Authentic Community Theater stages the iconic musical 'Grease'
Danny Zuko and Sandy Dumbrowski go to together like “rama lama lama ka dinga da dinga dong.”
And the two lovebirds will be together again when Authentic Community Theater stages its production of the much-loved musical, “Grease.” The show will be at 7:30 p.m. Friday, Oct. 19, and Saturday, Oct. 20, at The Maryland Theater in downtown Hagerstown.
ACT’s production is based on the original 1971 musical of the same name, that was adapted to film in 1978 with John Travolta and Olivia Newton-John.
But behind the fantastic and iconic dance numbers, those playing Danny and Sandy, the message is really about how you have to accept yourself in order to truly love someone else.
Alicia Stough of Chambersburg, Pa. plays Sandy, the new arrival to Rydell High. She was last seen in 2014 with ACT in the show “Annie,” so when she was looking at a way to get back into theater, Stough said she didn’t really have any part in mind.
“It was something I love to do,” she said. “I didn’t care what part I had, I just really wanted to be part of something.”
Stough, 29, said she wanted to take her own approach to playing Sandy.
“I’ve seen Sandy played different ways. I appreciate the innocence but at the same time she stands her ground and she knows what she wants,” she said. “And in our production, we’re really playing off of that with Sandy being a lot stronger than like in the movie, she can be a little mopey. I appreciate that in this production that we’re showing a stronger Sandy.”
Through most of the musical, Stough said Sandy and Danny fight until the end, which isn’t a great reflection of a relationship.
“I think it really replicates what a lot of teenage relationships are, we’re playing 17- and 18-year-olds,” she said. “So as they’re trying to figure out who they are and just being comfortable with themselves until they work together toward the end to be comfortable in their own skin and their own relationship.”
When Sandy finally finds her true self, Stough said she sings those feelings in “All Choked Up.” That’s when Sandy changes her persona.
“She shows that tougher side. You see glimpses of Sandy’s toughness side; she’s kind of battling that throughout the entire show and she really wants to show that side of her,” Stough explained. “And ‘All Choked Up’ is that turning point and really shows who she really is.”
Dustin Perrott, 29, of Hagerstown plays T-Bird leader Danny. He said he’s familiar with the show because in 2006 he played Doody in a Washington County Playhouse production.
Perrott said he’s excited to perform for the first time with Authentic Community Theater.
“The way they dig deep in character analysis and how they spend time perfecting songs and making sure everything we do on stage is with a purpose,” he said. “I was really excited to be a part of it.”
When it comes to Danny, Perrott said he likes how his character has more depth than those in many other musicals.
“I like the fact, he’s not a one-trick pony. With a lot of musicals, maybe you have a guy who’s really singer-centric or he’s really dancer-centric or actor-centric,” he said. “I like the opportunity to show off all those things for in one character. And Danny, of course, is such an iconic role, if you get an opportunity to try out for it, you really show.”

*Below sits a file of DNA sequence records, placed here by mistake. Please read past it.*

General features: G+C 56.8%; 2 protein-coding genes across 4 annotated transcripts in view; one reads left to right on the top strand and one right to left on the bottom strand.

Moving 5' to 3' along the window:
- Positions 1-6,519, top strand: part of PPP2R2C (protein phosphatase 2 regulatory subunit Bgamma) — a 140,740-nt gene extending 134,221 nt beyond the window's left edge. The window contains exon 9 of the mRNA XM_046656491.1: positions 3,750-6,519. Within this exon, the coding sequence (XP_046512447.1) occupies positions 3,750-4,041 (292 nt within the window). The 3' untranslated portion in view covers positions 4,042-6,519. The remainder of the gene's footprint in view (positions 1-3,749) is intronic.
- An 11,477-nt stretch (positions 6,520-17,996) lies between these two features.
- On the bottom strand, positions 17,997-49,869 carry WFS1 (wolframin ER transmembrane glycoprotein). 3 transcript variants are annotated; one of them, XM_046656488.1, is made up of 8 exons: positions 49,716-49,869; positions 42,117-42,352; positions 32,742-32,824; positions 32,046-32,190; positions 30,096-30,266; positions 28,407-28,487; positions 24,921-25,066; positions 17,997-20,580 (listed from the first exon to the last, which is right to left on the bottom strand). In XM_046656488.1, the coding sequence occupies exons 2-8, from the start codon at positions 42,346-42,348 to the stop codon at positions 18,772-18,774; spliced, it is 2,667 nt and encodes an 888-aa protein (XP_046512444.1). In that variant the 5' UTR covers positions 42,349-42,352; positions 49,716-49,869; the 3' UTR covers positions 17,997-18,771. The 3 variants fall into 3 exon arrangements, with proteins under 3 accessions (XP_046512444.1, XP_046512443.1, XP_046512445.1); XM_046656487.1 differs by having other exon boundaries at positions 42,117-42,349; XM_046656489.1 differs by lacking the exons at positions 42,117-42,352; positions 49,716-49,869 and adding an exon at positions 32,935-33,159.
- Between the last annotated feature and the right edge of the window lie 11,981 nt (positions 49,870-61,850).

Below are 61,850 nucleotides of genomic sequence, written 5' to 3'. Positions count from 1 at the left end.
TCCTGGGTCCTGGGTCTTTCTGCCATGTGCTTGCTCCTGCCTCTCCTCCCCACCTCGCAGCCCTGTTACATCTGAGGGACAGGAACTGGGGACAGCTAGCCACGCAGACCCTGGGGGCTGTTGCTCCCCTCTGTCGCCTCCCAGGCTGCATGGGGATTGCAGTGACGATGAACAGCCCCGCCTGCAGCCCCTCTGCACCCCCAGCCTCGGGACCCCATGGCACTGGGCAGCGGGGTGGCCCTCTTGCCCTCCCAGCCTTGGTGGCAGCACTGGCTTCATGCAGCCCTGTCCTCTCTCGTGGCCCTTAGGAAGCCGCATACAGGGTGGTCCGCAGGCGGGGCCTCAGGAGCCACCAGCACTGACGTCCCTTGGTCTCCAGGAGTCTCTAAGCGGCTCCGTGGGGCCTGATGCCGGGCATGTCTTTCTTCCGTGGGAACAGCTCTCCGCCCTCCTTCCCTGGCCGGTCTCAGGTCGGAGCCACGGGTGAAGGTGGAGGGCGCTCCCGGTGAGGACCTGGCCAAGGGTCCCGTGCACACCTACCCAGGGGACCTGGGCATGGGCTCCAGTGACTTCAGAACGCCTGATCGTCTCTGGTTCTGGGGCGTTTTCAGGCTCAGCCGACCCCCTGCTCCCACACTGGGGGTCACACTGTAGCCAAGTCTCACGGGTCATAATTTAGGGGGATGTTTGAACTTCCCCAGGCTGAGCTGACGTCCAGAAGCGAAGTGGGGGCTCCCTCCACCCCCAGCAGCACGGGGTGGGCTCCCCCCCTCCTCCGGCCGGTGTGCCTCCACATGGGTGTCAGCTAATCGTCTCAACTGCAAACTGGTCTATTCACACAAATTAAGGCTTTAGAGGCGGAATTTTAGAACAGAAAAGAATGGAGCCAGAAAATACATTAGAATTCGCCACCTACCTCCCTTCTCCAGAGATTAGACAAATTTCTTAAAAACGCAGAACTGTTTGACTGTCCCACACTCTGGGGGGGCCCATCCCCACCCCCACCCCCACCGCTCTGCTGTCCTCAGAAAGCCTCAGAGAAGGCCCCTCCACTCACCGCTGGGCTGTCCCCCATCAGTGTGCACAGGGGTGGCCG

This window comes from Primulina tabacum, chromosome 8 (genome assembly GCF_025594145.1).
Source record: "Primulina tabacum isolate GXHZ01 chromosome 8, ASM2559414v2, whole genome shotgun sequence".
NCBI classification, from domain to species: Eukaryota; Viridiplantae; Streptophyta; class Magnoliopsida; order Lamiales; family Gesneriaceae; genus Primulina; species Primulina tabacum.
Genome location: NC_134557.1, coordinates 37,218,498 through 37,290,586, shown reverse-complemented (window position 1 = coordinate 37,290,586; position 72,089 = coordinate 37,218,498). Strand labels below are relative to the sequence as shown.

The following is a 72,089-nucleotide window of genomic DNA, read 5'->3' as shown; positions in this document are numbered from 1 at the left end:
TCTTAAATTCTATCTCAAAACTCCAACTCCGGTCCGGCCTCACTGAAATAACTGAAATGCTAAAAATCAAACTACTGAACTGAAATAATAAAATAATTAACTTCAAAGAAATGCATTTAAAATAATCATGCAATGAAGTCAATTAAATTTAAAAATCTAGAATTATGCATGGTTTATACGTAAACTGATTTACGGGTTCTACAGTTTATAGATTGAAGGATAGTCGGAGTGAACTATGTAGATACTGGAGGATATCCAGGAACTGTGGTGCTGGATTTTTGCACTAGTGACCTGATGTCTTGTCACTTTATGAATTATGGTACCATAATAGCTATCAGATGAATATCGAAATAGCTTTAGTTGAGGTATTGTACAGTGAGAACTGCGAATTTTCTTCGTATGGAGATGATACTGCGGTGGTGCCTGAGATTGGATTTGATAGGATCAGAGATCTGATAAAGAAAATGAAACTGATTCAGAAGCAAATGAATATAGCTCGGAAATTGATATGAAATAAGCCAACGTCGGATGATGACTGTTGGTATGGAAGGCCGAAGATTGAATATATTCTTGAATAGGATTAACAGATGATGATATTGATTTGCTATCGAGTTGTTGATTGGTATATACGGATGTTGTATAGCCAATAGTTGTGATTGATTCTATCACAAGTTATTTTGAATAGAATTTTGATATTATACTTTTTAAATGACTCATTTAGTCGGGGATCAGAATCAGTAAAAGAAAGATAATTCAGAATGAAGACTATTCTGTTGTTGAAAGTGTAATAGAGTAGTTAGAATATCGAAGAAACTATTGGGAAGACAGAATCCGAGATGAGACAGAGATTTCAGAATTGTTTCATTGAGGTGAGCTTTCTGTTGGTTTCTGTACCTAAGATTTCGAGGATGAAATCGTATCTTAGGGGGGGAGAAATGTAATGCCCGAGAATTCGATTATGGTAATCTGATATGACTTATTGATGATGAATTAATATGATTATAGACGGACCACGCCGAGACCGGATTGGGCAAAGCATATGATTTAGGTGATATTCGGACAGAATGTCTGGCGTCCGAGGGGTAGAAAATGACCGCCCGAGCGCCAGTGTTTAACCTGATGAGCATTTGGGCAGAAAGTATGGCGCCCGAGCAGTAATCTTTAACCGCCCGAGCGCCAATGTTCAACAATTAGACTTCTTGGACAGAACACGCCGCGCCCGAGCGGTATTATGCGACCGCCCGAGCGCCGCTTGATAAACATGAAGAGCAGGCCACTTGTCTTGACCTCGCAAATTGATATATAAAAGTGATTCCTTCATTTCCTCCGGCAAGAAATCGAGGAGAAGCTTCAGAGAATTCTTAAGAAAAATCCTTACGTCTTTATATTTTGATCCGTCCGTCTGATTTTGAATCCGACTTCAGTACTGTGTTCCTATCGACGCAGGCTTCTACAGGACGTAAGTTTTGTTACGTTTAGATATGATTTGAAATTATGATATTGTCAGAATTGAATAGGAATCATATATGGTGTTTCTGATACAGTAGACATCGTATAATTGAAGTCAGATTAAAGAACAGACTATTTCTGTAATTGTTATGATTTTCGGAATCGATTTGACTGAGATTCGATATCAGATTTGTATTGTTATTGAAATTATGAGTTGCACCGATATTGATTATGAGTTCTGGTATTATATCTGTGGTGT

Perrott agreed with Stough on the relationship the high school lovers have.
“They almost have a stereotypical high school relationship where neither have themselves figured out, let alone enough figured out how to be in a healthy relationship,” he said. “Danny cares way too much about what his friends think, so he tries to portray himself a little more macho than he really is. He’s a lot more sentimental with Sandy when he’s alone with her, but around his guy friends he tries to play off that he’s tough or doesn’t care about her as much as he really does, and that’s what creates most of the drama and friction around them.”
When he approached the role, Perrott said he wanted to make sure that it was “very obvious that he’s conflicted. He wants to show Sandy that he really cares, and he wishes he wasn’t so influenced by what his friends thought. But he can’t get out of that mindset that ‘these are my friends and I care too much about what they think to be true to myself and true to the person I care about.”
That’s why “All Choked Up” is such an important song for the couple.
“Danny has got comfortable in his own skin and he’s not as influenced by what the T-Birds have to say and he’s willing to let everything out in this song and how he feels about Sandy,” he said. “And she, in turn, does the same thing shedding off her meeker side to show off a stronger Sandy that we all kind of see hints of throughout the show, but we really see it in that song.”
Stough said she’s hoping that the audience will see a deeper side of the character.
“I’m hoping that they appreciate the differences and that it’s not exactly how they’ve seen it in the movie,” she said. “And that they’ll appreciate that we’ll go a lot more in-depth with some of the characters and that you get to know them better on a personal level. You get to know where they come from.”
Top photo: From left, Mae Weisenmiller, Alicia Stough and Savannah Saunders rehearse for ACT's production of "Grease," while fellow Pink Ladies look on. (Photo by Crystal Schelle)